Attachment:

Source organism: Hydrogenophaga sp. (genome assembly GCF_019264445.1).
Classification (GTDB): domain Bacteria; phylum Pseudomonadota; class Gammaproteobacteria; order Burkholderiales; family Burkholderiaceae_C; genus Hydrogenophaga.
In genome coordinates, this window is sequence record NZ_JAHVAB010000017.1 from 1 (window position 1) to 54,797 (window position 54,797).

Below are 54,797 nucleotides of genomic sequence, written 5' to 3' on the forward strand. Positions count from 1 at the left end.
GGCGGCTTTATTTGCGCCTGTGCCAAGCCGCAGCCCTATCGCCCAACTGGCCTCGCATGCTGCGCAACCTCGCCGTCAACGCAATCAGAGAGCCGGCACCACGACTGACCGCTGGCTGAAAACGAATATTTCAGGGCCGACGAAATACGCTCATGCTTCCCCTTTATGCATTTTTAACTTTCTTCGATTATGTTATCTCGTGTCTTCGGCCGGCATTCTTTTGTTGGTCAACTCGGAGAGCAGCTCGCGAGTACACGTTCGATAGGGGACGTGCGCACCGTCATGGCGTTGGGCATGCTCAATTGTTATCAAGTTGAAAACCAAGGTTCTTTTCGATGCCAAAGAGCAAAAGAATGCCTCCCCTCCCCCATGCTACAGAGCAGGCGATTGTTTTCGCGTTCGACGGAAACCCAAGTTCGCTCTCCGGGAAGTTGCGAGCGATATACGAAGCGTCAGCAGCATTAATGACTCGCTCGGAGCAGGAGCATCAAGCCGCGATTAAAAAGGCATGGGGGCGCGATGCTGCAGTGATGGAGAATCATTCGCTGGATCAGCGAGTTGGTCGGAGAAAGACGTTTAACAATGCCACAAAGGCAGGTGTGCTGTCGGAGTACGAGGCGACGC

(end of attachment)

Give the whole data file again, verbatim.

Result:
Source organism: Hydrogenophaga sp. (genome assembly GCF_019264445.1).
Classification (GTDB): domain Bacteria; phylum Pseudomonadota; class Gammaproteobacteria; order Burkholderiales; family Burkholderiaceae_C; genus Hydrogenophaga.
In genome coordinates, this window is sequence record NZ_JAHVAB010000017.1 from 1 (window position 1) to 54,797 (window position 54,797).

Below are 54,797 nucleotides of genomic sequence, written 5' to 3' on the forward strand. Positions count from 1 at the left end.
GGCGGCTTTATTTGCGCCTGTGCCAAGCCGCAGCCCTATCGCCCAACTGGCCTCGCATGCTGCGCAACCTCGCCGTCAACGCAATCAGAGAGCCGGCACCACGACTGACCGCTGGCTGAAAACGAATATTTCAGGGCCGACGAAATACGCTCATGCTTCCCCTTTATGCATTTTTAACTTTCTTCGATTATGTTATCTCGTGTCTTCGGCCGGCATTCTTTTGTTGGTCAACTCGGAGAGCAGCTCGCGAGTACACGTTCGATAGGGGACGTGCGCACCGTCATGGCGTTGGGCATGCTCAATTGTTATCAAGTTGAAAACCAAGGTTCTTTTCGATGCCAAAGAGCAAAAGAATGCCTCCCCTCCCCCATGCTACAGAGCAGGCGATTGTTTTCGCGTTCGACGGAAACCCAAGTTCGCTCTCCGGGAAGTTGCGAGCGATATACGAAGCGTCAGCAGCATTAATGACTCGCTCGGAGCAGGAGCATCAAGCCGCGATTAAAAAGGCATGGGGGCGCGATGCTGCAGTGATGGAGAATCATTCGCTGGATCAGCGAGTTGGTCGGAGAAAGACGTTTAACAATGCCACAAAGGCAGGTGTGCTGTCGGAGTACGAGGCGACGC